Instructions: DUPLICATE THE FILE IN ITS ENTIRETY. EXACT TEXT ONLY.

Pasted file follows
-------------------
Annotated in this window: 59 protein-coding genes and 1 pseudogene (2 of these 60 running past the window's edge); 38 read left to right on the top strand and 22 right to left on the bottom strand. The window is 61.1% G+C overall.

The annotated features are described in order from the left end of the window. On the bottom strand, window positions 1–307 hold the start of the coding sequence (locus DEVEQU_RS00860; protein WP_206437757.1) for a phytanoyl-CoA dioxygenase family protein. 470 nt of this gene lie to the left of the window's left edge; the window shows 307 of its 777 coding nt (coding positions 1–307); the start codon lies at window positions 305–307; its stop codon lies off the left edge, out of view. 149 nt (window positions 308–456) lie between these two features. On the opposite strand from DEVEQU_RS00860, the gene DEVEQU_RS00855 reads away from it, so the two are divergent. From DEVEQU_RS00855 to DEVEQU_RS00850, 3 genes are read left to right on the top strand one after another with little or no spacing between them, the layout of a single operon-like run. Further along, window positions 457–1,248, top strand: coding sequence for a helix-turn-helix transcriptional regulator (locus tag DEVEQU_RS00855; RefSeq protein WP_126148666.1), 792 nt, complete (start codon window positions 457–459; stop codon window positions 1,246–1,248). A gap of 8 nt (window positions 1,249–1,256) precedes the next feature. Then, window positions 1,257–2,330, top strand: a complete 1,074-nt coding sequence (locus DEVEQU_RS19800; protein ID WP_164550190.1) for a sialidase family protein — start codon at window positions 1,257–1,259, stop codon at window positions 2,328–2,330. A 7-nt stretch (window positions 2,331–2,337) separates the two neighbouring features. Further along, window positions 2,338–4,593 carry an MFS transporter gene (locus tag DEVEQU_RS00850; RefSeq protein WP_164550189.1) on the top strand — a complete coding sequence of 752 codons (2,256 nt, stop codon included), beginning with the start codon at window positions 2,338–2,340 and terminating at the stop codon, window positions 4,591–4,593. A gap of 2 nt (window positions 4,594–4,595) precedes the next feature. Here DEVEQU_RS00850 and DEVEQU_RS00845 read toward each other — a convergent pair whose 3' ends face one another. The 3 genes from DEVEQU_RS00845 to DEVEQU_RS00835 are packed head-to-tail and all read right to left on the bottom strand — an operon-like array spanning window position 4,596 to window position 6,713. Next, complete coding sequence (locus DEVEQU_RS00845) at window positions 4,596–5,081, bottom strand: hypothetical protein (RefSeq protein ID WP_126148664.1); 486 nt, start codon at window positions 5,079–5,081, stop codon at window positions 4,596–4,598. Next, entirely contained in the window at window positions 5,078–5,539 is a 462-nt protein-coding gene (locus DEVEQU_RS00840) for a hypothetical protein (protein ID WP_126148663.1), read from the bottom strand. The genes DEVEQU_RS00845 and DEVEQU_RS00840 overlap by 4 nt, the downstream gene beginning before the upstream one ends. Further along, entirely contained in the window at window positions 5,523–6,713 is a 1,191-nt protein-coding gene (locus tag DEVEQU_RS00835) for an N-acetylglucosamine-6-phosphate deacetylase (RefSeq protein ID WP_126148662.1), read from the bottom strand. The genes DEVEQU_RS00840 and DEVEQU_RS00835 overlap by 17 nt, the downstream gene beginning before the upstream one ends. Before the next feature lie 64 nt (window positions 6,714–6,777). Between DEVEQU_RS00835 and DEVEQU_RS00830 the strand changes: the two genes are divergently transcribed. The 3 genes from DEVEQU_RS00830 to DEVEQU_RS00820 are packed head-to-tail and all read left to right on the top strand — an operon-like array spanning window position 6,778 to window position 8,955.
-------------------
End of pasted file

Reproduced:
Annotated in this window: 59 protein-coding genes and 1 pseudogene (2 of these 60 running past the window's edge); 38 read left to right on the top strand and 22 right to left on the bottom strand. The window is 61.1% G+C overall.

The annotated features are described in order from the left end of the window. On the bottom strand, window positions 1–307 hold the start of the coding sequence (locus DEVEQU_RS00860; protein WP_206437757.1) for a phytanoyl-CoA dioxygenase family protein. 470 nt of this gene lie to the left of the window's left edge; the window shows 307 of its 777 coding nt (coding positions 1–307); the start codon lies at window positions 305–307; its stop codon lies off the left edge, out of view. 149 nt (window positions 308–456) lie between these two features. On the opposite strand from DEVEQU_RS00860, the gene DEVEQU_RS00855 reads away from it, so the two are divergent. From DEVEQU_RS00855 to DEVEQU_RS00850, 3 genes are read left to right on the top strand one after another with little or no spacing between them, the layout of a single operon-like run. Further along, window positions 457–1,248, top strand: coding sequence for a helix-turn-helix transcriptional regulator (locus tag DEVEQU_RS00855; RefSeq protein WP_126148666.1), 792 nt, complete (start codon window positions 457–459; stop codon window positions 1,246–1,248). A gap of 8 nt (window positions 1,249–1,256) precedes the next feature. Then, window positions 1,257–2,330, top strand: a complete 1,074-nt coding sequence (locus DEVEQU_RS19800; protein ID WP_164550190.1) for a sialidase family protein — start codon at window positions 1,257–1,259, stop codon at window positions 2,328–2,330. A 7-nt stretch (window positions 2,331–2,337) separates the two neighbouring features. Further along, window positions 2,338–4,593 carry an MFS transporter gene (locus tag DEVEQU_RS00850; RefSeq protein WP_164550189.1) on the top strand — a complete coding sequence of 752 codons (2,256 nt, stop codon included), beginning with the start codon at window positions 2,338–2,340 and terminating at the stop codon, window positions 4,591–4,593. A gap of 2 nt (window positions 4,594–4,595) precedes the next feature. Here DEVEQU_RS00850 and DEVEQU_RS00845 read toward each other — a convergent pair whose 3' ends face one another. The 3 genes from DEVEQU_RS00845 to DEVEQU_RS00835 are packed head-to-tail and all read right to left on the bottom strand — an operon-like array spanning window position 4,596 to window position 6,713. Next, complete coding sequence (locus DEVEQU_RS00845) at window positions 4,596–5,081, bottom strand: hypothetical protein (RefSeq protein ID WP_126148664.1); 486 nt, start codon at window positions 5,079–5,081, stop codon at window positions 4,596–4,598. Next, entirely contained in the window at window positions 5,078–5,539 is a 462-nt protein-coding gene (locus DEVEQU_RS00840) for a hypothetical protein (protein ID WP_126148663.1), read from the bottom strand. The genes DEVEQU_RS00845 and DEVEQU_RS00840 overlap by 4 nt, the downstream gene beginning before the upstream one ends. Further along, entirely contained in the window at window positions 5,523–6,713 is a 1,191-nt protein-coding gene (locus tag DEVEQU_RS00835) for an N-acetylglucosamine-6-phosphate deacetylase (RefSeq protein ID WP_126148662.1), read from the bottom strand. The genes DEVEQU_RS00840 and DEVEQU_RS00835 overlap by 17 nt, the downstream gene beginning before the upstream one ends. Before the next feature lie 64 nt (window positions 6,714–6,777). Between DEVEQU_RS00835 and DEVEQU_RS00830 the strand changes: the two genes are divergently transcribed. The 3 genes from DEVEQU_RS00830 to DEVEQU_RS00820 are packed head-to-tail and all read left to right on the top strand — an operon-like array spanning window position 6,778 to window position 8,955.